Faster than you can say “Can I borrow your copy of ‘How To Win Friends And Influence People,’” it’s tech conference season again. There hasn’t been a week during the month of May where I haven’t attended a tech conference or traveled to something tech conference-related. And judging by Techmeme’s events calendar the state of affairs only gets worse as we get deeper into summer.
Between Disrupt NYC last week, D10 tomorrow, NY Founders and Le Web London in June, Allen & Co, Sun Valley in July, the CrunchUp in August and TechCrunch Disrupt in San Francisco in September, the tech community is pretty much spending the next couple of months checking in and out of airports on Foursquare, Path, Instagram or whatever their social/mobile/local drug of choice currently is.
In between this barrage of formal tech conferences, I briefly popped into F50 earlier this month … Founders Fund’s first attempt at a tech conference, F50 is the ultimate “un-conference,” where fifty of the technology industry’s “most promising” engineers and entrepreneurs were brought together on the Hawaiian island of Lanai. Founders Fund partner Bruce Gibney called it “intellectual exchange without the structural nightmare that’s gone up around it” and INC magazine dubbed it, “The Most Exclusive Tech Conference Ever?”
The elite group of fifty technologists were hand-selected by the Founders Fund partners and sent invites to save the dates between Friday May 11th and Sunday the 13th. Those from out of town were flown out to SF and put up for Thursday night at the Westin St. Francis Hotel, and both the East Coasters and the West Coasters were picked up by black car or bus and taken to Oakland’s Private Airport on Friday.
There they met the other F50ers for the first time, in addition to about a dozen Founders Fund friends and mentors, and all traded in their fancy steel invites for a spot on one of two planes. None of the attendees knew exactly who else was on the trip or who they were flying with prior to their arrival and the group didn’t even know their destination as they boarded the jets.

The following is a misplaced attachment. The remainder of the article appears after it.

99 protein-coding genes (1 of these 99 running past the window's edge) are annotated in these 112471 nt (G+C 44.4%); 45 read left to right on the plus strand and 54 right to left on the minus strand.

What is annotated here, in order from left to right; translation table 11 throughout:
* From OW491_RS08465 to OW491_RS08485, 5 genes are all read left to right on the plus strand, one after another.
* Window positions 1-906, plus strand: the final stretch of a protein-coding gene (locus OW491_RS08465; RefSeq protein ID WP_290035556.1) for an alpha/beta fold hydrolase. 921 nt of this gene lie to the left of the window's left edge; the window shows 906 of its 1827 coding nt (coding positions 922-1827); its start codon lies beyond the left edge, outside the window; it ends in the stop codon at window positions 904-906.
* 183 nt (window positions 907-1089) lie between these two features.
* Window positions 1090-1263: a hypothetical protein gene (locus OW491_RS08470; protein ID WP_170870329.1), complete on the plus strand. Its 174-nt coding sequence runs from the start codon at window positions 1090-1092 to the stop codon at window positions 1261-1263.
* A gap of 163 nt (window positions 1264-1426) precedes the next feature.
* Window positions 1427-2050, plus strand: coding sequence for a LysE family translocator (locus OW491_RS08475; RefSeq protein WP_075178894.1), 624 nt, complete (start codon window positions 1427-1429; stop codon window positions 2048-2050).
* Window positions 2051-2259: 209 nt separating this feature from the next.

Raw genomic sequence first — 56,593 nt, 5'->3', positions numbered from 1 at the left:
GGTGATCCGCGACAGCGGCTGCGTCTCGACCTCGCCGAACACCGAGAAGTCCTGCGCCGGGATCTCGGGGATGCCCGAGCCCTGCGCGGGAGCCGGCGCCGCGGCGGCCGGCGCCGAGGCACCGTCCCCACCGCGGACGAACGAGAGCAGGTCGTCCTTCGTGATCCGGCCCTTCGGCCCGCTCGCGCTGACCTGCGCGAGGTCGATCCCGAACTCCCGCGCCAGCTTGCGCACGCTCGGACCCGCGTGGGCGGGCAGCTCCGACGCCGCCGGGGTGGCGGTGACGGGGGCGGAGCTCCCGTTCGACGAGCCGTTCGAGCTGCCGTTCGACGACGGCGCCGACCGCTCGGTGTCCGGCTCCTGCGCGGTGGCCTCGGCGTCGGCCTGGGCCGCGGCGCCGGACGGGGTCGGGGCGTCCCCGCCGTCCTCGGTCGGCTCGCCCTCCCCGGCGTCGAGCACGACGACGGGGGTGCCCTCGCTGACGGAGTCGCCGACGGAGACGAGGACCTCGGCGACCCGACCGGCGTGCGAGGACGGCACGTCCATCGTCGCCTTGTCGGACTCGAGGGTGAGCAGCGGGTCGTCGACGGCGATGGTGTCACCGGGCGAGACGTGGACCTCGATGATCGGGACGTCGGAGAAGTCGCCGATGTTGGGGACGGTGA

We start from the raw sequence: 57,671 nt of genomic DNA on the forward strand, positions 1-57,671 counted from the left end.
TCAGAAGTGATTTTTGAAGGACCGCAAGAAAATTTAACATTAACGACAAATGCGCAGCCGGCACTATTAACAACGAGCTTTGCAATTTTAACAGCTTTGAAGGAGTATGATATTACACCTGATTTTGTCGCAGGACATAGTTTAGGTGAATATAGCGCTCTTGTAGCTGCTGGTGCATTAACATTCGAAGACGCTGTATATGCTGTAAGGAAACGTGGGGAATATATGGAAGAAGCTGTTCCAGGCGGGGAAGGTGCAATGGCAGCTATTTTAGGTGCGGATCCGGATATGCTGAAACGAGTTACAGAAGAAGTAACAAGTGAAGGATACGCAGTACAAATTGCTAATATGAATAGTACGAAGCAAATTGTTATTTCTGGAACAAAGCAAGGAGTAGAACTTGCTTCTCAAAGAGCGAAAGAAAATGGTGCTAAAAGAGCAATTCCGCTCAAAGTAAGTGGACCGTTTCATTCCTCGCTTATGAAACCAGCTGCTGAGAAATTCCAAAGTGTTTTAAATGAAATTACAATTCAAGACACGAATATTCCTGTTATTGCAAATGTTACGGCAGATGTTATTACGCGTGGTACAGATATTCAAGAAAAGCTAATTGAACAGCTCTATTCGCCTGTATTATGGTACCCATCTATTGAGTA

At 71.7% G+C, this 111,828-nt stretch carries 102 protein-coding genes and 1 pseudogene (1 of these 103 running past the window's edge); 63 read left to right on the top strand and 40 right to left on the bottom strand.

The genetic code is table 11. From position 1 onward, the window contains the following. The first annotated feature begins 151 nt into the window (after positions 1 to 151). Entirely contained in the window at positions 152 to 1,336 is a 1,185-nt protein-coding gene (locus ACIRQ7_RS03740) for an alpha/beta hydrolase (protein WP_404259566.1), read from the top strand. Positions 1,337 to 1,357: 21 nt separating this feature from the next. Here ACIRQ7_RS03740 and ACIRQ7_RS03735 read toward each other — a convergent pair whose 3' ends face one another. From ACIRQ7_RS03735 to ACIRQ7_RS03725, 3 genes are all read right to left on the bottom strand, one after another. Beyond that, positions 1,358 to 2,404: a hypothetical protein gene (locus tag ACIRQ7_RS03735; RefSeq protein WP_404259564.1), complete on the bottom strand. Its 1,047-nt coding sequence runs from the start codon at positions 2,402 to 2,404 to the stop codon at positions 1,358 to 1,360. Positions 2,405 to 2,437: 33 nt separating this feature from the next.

The seating on the private flight was arranged, and upon each seat was a personalized engraved iPad, complete with a .pdf deck of photos and bios of the rest of the attendees. While Founders Fund won’t let me publish the full list, it was very thorough and ran the gamut of world-changing innovators — from a guy with a serious plan to cure Cancer to a rocket engineer to a 3-D printer with a gaggle of rockstar computer scientists thrown in for good measure.
Also worth noting: Founders Fund footed the bill for the entire fifty, turning the traditional model of “conference as a business” onto its axis (Note: As the only press invited I flew in coach and Aol paid most of my way). “Invest early and often” at its most extreme.
Aboard the incoming flight, the menu was geek-themed, and guests could choose from the paleo friendly “Contemporary Nerd” (Filet Mignon and Tomato Basil salad), “Classic Nerd” (Pizza Pockets, Chicken Nuggets, Pringles and Red Bull) and “Vegan” (Pasta with Grilled Vegetables in an herbed Olive oil) meals. I guess whoever set up the menu thought vegan was nerdy enough to stand on its own.
In order to encourage interaction between the attendees, Founders Fund made everyone switch seats halfway through the flight. In addition, Founders Fund partner Auren Hoffman, who has an obsession with questions apparently, had written out an ice-breaker question tailored to each attendee’s interest next to the iPads, like “What could be invented if energy were freely available everywhere?,” How will the human body change over the next thirty years, and how should we change it?” and “What turns human passion into money?”
(Mine, which Hoffman handed to me the next night, was appropriately enough, “What makes you weird?”).
After the very informal in-flight networking, the plane landed on the Hawaiian island of Lanai, and, finally finding out their destination, the fifty were driven to the Four Seasons, where they disembarked and picked up a simple swag bag filled with orange flip-flops and F50 t-shirts. They then were herded to a dinner where the conversations between these brilliant young minds were spearheaded by either a Founders Fund member or mentor at each table.
“I had more great conversations per hour than I’d had in years,” Hoffman later told me.
The mentors, who flew in on a different plane along with Founders Fund partners Peter Thiel, Ken Howery, Luke Nosek, Brian Singerman, Bruce Gibney and Sean Parker included Yelp’s Russell Simmons, Palantir’s Stephen Cohen, World Economic Forum CTO Brian Behlendorf, and Airtime co-founder Joey Liaw. From what I heard the mentors really didn’t feel like there was that much difference between them and the attendees — as in, both groups were just as in awe of each other and eager to partake in dialogue.